How about a subscription service - and it could be a voluntary honor system thing - where you pay something each month and it gets distributed to websites you visit, and in order for a site to register with the service they have to forgo advertising. I'd pay $10 a month to do my part to rid the world of web ads. Somebody steal that idea.
Google already did:
I read somewhere that the number is close to $70/family/month, growing at %10 per year. Would you still pay ? Would this model even fit most people ?
Not only are they paying for the end-product, but they're paying for the arms-race between advertisers as well, and that's a huge industry.
The amount of money the ad industry deals out to "content providers" must necessarily be less than the amount they get paid by their clients, which in turn must be less than the amount people paid to those clients.
If the distribution is not uniform, and some people benefit from the ad-influenced overspending of others, the business is then predatory.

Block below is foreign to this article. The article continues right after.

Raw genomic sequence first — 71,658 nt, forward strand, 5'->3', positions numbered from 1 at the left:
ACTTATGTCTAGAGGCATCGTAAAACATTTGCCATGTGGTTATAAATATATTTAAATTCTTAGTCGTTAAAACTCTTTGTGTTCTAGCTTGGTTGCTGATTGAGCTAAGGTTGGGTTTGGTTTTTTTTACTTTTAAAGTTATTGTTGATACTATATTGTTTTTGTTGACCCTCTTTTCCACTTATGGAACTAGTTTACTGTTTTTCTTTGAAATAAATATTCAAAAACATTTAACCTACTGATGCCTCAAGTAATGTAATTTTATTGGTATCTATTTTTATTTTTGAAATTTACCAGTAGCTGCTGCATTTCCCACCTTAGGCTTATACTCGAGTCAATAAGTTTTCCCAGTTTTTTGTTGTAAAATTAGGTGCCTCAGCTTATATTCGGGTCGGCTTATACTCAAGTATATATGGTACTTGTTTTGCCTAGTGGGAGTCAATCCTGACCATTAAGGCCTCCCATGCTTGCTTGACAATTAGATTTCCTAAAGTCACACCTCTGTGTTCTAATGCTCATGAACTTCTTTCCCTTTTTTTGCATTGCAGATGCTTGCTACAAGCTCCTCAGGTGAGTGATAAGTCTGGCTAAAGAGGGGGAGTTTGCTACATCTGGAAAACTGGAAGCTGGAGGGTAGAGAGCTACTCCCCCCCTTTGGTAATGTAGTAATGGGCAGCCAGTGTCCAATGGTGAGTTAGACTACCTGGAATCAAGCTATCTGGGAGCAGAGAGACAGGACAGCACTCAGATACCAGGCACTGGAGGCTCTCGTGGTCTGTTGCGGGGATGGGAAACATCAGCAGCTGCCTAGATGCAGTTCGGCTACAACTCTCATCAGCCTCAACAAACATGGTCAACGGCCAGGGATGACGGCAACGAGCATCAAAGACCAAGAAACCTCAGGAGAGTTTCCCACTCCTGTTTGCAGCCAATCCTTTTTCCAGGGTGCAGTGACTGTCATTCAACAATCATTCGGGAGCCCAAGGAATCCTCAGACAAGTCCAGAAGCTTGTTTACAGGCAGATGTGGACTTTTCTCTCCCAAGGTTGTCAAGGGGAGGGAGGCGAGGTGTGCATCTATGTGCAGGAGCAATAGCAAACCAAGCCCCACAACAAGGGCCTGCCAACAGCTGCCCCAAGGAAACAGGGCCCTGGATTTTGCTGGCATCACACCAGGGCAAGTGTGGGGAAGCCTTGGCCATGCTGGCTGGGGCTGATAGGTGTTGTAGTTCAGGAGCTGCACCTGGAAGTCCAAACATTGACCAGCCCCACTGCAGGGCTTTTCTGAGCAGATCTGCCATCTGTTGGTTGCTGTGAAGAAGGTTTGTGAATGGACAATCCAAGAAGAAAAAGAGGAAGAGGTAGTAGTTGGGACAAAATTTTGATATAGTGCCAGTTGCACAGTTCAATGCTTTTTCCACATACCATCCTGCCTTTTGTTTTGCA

The worst case scenario I have seen people come up with is more sponsored articles but I doubt that is a sustainable business model. Honestly, I never understood why I can read the New York Times online for free. I'm not feeling bad about it, but it's fucking strange. Baby steps, but I really hope something like Contributor (https://www.google.com/contributor/welcome/) becomes popular. Preferably not run by google.
ads have a huge impact on society and on the psych of people.
When tobacco advertising was banned in the UK, tobacco profits soared because they no longer had to take part in the arms race.